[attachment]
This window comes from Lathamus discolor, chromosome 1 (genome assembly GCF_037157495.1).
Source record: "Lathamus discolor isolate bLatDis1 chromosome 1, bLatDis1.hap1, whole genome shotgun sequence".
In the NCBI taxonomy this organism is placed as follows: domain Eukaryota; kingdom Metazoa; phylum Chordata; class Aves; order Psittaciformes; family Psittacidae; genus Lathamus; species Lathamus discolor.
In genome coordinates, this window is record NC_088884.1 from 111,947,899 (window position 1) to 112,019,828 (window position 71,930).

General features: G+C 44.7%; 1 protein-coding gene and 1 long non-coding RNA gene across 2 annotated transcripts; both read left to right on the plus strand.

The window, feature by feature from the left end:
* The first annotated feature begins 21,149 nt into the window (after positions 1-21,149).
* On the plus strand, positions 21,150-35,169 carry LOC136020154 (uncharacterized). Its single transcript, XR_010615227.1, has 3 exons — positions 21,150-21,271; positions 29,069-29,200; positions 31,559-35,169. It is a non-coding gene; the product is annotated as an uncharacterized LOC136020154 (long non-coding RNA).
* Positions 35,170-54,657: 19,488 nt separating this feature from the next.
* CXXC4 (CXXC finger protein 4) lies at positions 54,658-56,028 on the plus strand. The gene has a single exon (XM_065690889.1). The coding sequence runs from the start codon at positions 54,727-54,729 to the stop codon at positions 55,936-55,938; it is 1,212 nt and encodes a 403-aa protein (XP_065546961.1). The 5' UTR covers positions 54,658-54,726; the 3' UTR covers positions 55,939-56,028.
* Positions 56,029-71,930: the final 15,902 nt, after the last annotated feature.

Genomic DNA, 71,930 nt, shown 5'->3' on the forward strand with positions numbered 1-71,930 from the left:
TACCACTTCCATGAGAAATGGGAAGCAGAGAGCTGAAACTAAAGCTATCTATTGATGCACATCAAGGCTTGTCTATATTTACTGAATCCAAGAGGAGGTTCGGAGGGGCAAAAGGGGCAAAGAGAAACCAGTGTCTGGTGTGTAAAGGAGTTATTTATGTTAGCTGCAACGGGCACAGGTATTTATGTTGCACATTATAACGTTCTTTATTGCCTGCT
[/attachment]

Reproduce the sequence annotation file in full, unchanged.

This window comes from Lathamus discolor, chromosome 1 (genome assembly GCF_037157495.1).
Source record: "Lathamus discolor isolate bLatDis1 chromosome 1, bLatDis1.hap1, whole genome shotgun sequence".
In the NCBI taxonomy this organism is placed as follows: domain Eukaryota; kingdom Metazoa; phylum Chordata; class Aves; order Psittaciformes; family Psittacidae; genus Lathamus; species Lathamus discolor.
In genome coordinates, this window is record NC_088884.1 from 111,947,899 (window position 1) to 112,019,828 (window position 71,930).

General features: G+C 44.7%; 1 protein-coding gene and 1 long non-coding RNA gene across 2 annotated transcripts; both read left to right on the plus strand.

The window, feature by feature from the left end:
* The first annotated feature begins 21,149 nt into the window (after positions 1-21,149).
* On the plus strand, positions 21,150-35,169 carry LOC136020154 (uncharacterized). Its single transcript, XR_010615227.1, has 3 exons — positions 21,150-21,271; positions 29,069-29,200; positions 31,559-35,169. It is a non-coding gene; the product is annotated as an uncharacterized LOC136020154 (long non-coding RNA).
* Positions 35,170-54,657: 19,488 nt separating this feature from the next.
* CXXC4 (CXXC finger protein 4) lies at positions 54,658-56,028 on the plus strand. The gene has a single exon (XM_065690889.1). The coding sequence runs from the start codon at positions 54,727-54,729 to the stop codon at positions 55,936-55,938; it is 1,212 nt and encodes a 403-aa protein (XP_065546961.1). The 5' UTR covers positions 54,658-54,726; the 3' UTR covers positions 55,939-56,028.
* Positions 56,029-71,930: the final 15,902 nt, after the last annotated feature.

Genomic DNA, 71,930 nt, shown 5'->3' on the forward strand with positions numbered 1-71,930 from the left:
TACCACTTCCATGAGAAATGGGAAGCAGAGAGCTGAAACTAAAGCTATCTATTGATGCACATCAAGGCTTGTCTATATTTACTGAATCCAAGAGGAGGTTCGGAGGGGCAAAAGGGGCAAAGAGAAACCAGTGTCTGGTGTGTAAAGGAGTTATTTATGTTAGCTGCAACGGGCACAGGTATTTATGTTGCACATTATAACGTTCTTTATTGCCTGCT